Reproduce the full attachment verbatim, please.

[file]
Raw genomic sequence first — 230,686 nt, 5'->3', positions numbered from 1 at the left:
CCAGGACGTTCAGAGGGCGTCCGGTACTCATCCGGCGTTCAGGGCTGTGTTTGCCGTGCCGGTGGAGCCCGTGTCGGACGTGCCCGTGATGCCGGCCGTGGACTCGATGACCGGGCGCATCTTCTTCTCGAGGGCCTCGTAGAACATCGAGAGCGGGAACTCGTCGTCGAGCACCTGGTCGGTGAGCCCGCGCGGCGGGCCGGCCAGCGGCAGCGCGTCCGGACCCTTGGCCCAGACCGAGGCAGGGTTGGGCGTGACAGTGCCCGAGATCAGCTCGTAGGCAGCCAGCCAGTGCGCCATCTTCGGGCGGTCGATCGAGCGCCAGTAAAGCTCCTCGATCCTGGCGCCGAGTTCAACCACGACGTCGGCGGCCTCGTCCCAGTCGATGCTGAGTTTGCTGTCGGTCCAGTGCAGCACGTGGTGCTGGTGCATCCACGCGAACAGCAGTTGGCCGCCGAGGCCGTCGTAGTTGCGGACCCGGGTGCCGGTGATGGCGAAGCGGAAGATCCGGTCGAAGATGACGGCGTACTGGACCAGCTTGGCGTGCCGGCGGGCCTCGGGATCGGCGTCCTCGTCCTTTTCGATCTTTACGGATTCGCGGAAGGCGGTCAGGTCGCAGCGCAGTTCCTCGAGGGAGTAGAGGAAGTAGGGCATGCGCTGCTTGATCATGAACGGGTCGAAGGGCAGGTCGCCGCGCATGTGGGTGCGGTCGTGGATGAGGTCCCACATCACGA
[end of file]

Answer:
Raw genomic sequence first — 230,686 nt, 5'->3', positions numbered from 1 at the left:
CCAGGACGTTCAGAGGGCGTCCGGTACTCATCCGGCGTTCAGGGCTGTGTTTGCCGTGCCGGTGGAGCCCGTGTCGGACGTGCCCGTGATGCCGGCCGTGGACTCGATGACCGGGCGCATCTTCTTCTCGAGGGCCTCGTAGAACATCGAGAGCGGGAACTCGTCGTCGAGCACCTGGTCGGTGAGCCCGCGCGGCGGGCCGGCCAGCGGCAGCGCGTCCGGACCCTTGGCCCAGACCGAGGCAGGGTTGGGCGTGACAGTGCCCGAGATCAGCTCGTAGGCAGCCAGCCAGTGCGCCATCTTCGGGCGGTCGATCGAGCGCCAGTAAAGCTCCTCGATCCTGGCGCCGAGTTCAACCACGACGTCGGCGGCCTCGTCCCAGTCGATGCTGAGTTTGCTGTCGGTCCAGTGCAGCACGTGGTGCTGGTGCATCCACGCGAACAGCAGTTGGCCGCCGAGGCCGTCGTAGTTGCGGACCCGGGTGCCGGTGATGGCGAAGCGGAAGATCCGGTCGAAGATGACGGCGTACTGGACCAGCTTGGCGTGCCGGCGGGCCTCGGGATCGGCGTCCTCGTCCTTTTCGATCTTTACGGATTCGCGGAAGGCGGTCAGGTCGCAGCGCAGTTCCTCGAGGGAGTAGAGGAAGTAGGGCATGCGCTGCTTGATCATGAACGGGTCGAAGGGCAGGTCGCCGCGCATGTGGGTGCGGTCGTGGATGAGGTCCCACATCACGA